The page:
5 Risks Every Photographer Needs to Take to Be Successful

Being a pro photographer seems glamorous at times, but the reality is, we put it all on the line. Our blood, sweat, tears, and most concerning, our personal egos. We can go from being on an all-time high to the lowest of lows based solely on the response to our work.

As photographers, we have to take risks, risks with our emotions, and risks with our businesses. Here are five risks I think every photographer should take at some point in their careers.

1. Get uncomfortable.

It’s all too easy for us to get comfortable in what we do. Put the light here, stand over there, in front of that same wall or backdrop I have shot over and over again. That’s comfortable. It’s predictable. I get it, but how do you grow as an artist if you don’t get or put yourself in uncomfortable situations? The fastest way to growth is to get uncomfortable.

2. Try something new.

As an artist, the biggest challenge I face is stagnation. We all feel uninspired from time to time, but as an active photographer, we have to ensure we are continuously inspired and plugged in to trends in the marketplace. Something cool 5 or 10 years ago is not cool today. In order to remain competitive, but more importantly, to stay inspired, I am constantly trying something new with photography.

I am sure you are wondering what that even means? Think about it this way. What is your style? Do you shoot natural light? Great. Now, get out there and work with off-camera flash. Afraid of flying? Try aerial photography. Are you a wedding photographer? Try senior portraits. Are you more of a traditional shooter? Get out there and try something more edgy. This is the path to success and something we all need to do.

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This is where you push through the “I can’ts” and “if only’s.” You can change everything.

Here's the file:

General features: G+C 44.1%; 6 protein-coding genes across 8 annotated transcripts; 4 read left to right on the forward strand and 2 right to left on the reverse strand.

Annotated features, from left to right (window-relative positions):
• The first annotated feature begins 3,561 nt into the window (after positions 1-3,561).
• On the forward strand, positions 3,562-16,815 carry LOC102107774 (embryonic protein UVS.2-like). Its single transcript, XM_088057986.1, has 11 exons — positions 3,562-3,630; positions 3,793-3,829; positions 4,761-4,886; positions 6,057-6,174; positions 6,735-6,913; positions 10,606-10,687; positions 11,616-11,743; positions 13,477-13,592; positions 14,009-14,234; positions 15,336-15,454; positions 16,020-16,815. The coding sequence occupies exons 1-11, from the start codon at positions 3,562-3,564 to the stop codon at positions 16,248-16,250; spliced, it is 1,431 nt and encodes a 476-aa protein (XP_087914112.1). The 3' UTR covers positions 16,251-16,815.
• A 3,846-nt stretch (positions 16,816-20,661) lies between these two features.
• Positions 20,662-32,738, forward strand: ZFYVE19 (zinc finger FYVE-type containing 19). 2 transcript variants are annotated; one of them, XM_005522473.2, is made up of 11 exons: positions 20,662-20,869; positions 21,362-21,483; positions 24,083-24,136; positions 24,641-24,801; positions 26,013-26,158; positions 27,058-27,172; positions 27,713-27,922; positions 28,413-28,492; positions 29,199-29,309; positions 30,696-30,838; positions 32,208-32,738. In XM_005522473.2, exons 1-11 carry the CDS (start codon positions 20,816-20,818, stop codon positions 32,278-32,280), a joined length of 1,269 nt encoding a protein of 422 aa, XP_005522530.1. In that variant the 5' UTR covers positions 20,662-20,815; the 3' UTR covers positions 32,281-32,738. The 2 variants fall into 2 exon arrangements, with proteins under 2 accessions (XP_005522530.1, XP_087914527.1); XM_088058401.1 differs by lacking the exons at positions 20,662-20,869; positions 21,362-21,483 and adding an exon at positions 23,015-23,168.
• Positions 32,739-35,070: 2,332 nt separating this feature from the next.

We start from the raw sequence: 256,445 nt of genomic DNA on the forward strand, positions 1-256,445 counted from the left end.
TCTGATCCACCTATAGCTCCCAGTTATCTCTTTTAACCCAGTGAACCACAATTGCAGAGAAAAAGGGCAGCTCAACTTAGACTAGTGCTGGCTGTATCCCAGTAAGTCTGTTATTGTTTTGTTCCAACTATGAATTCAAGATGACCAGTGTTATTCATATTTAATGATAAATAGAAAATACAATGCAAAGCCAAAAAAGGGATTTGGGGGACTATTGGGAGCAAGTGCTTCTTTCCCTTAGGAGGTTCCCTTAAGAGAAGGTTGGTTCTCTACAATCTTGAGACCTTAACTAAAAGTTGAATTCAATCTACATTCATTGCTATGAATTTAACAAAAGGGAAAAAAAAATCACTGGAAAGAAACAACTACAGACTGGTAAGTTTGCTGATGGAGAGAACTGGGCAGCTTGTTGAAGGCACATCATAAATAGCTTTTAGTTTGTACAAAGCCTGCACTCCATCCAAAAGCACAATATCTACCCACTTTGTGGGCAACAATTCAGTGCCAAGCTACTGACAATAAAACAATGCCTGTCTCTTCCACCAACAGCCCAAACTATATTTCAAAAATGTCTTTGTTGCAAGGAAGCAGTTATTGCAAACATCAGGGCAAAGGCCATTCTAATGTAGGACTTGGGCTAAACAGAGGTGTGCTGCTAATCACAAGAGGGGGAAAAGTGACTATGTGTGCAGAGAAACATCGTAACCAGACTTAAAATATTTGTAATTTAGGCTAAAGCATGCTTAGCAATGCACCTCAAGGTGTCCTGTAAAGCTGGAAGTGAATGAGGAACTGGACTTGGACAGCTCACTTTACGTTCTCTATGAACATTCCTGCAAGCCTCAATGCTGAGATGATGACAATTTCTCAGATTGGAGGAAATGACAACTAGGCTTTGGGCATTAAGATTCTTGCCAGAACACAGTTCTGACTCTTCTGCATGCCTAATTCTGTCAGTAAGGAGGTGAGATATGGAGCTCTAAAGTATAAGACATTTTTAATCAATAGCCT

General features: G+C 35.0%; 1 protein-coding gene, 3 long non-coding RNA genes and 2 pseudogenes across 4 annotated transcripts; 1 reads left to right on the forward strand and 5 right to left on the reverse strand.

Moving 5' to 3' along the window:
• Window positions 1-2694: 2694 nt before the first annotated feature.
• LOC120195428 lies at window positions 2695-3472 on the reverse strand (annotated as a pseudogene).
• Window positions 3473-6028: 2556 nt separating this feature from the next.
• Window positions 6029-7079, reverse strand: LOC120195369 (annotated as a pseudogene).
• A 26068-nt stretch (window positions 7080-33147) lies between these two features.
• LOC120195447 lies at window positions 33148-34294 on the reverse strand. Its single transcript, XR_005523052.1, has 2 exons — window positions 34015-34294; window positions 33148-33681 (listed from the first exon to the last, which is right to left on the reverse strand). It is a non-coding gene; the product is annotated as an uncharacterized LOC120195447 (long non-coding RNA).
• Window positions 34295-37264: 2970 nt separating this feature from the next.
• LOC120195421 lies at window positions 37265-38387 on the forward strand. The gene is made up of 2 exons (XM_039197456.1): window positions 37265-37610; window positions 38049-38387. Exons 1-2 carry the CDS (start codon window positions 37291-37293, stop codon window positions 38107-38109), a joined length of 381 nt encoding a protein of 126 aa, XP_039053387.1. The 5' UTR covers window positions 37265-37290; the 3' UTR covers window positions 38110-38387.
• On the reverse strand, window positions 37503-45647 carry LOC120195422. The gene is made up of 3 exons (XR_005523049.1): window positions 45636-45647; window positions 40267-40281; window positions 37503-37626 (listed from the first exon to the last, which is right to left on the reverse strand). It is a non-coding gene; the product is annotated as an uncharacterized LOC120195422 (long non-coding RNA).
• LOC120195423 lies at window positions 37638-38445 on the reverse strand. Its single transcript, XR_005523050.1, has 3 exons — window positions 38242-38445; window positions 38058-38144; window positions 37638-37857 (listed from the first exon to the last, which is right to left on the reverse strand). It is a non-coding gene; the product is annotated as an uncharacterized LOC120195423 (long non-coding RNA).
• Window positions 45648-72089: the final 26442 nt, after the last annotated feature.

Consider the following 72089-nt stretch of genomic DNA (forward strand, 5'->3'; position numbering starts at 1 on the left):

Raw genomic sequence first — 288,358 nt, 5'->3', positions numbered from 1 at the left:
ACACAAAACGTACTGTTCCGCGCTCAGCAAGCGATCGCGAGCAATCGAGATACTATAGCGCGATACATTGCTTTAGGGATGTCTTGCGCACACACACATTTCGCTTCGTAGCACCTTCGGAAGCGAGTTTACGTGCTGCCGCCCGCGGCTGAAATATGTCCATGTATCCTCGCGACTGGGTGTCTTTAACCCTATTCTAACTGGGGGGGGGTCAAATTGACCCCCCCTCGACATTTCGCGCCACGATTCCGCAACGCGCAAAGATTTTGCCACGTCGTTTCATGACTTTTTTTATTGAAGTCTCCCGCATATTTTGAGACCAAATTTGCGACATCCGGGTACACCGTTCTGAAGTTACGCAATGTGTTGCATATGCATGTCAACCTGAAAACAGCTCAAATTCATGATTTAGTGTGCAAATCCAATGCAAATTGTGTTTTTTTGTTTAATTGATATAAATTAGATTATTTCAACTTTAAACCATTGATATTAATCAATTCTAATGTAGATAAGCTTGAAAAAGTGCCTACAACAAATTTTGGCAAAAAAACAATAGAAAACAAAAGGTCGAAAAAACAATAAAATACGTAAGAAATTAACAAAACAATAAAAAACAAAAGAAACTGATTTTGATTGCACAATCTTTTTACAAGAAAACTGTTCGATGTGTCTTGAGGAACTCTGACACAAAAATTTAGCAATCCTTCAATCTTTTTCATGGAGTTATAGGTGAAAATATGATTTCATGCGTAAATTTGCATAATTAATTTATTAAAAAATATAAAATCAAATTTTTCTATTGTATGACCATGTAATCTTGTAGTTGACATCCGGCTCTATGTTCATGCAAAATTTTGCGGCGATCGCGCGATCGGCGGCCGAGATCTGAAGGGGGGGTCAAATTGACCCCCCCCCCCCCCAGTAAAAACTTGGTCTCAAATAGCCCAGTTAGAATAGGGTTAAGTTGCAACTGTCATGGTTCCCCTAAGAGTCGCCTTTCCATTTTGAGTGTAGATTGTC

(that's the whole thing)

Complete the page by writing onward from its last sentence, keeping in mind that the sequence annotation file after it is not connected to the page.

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3. Delegate.

LET GO! Of something. Anything. Photographers tend to be massive control freaks. The funny thing about all that is, no one knows the difference. Yes, we are all a little obsessive, but there has to be a point where we realize it’s to a fault. While this may sound like a risk, and it is, the bigger risk is not letting go. In order to grow our business we have to let go of some of the mundane tasks we deal with in our business.

If you want to grow, figure out what you can let go of. Yes, I know this sounds counter intuitive, but trust me here. Several years ago, I let go of my post-production, including all the basics of Photoshop, and I have never looked back. It was scary, risky, and liberating all at the same time.

4. Look for a mentor.

Being an entrepreneur is no easy task. We all need a coach or mentor. Someone to help us make the big decisions. Someone to help navigate us through the landmines that are out there. Reaching out to someone for help, like an expert in the realm of landscape photography, can be seen as a sign of failure or weakness, but the truth is, it’s a sign of a savvy business owner. Think about this, in the corporate world, they have a board of trustees, whose collective knowledge helps shape the vision and direction of the company. Who is on your board? This is going to cost you money, but that’s ok. It should. Think about it, you are asking someone to invest their time, energy and knowledge into your business.

5. Expand your niche.

It’s easy to shoot what we are comfortable with, but if you want to grow your business and your craft, you have to expand your niche. Get beyond just the beginner basics. Once you do that, you will see how much easier it is to bring in new business. The age old argument is the specialist vs the generalist. I vote for a specialized generalist. I truly mean that. For me, personally, I focus on high-school senior portrait and weddings. However, I will photograph anything that gets in front of my camera. My clients know this and come to me with other opportunities. Expanding your niche could mean even trying something dramatically new, like drone photography Granted, I am not building the business around these odd-jobs so to speak, but it brings in extra revenue to my studio that if I were purely a specialist I might never have the opportunity for.

Being a sole-proprietor is a risk in and of itself. However, that is just the beginning. In order to be successful, the most seasoned of business owners know that you have to continue to take calculated risks in order to grow your business and reach your full potential. Put a list together for yourself and figure out where you can take some calculated risks for you and your business. If you are wired like me, you will begin to realize the biggest risk to your business is fear of the unknown. Now, get out there and take some risks!

This is where you push through the “I can’ts” and “if only’s.” You can change everything.

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Sal Cincotta is a professional photographer, CreativeLive instructor, author, and businessman.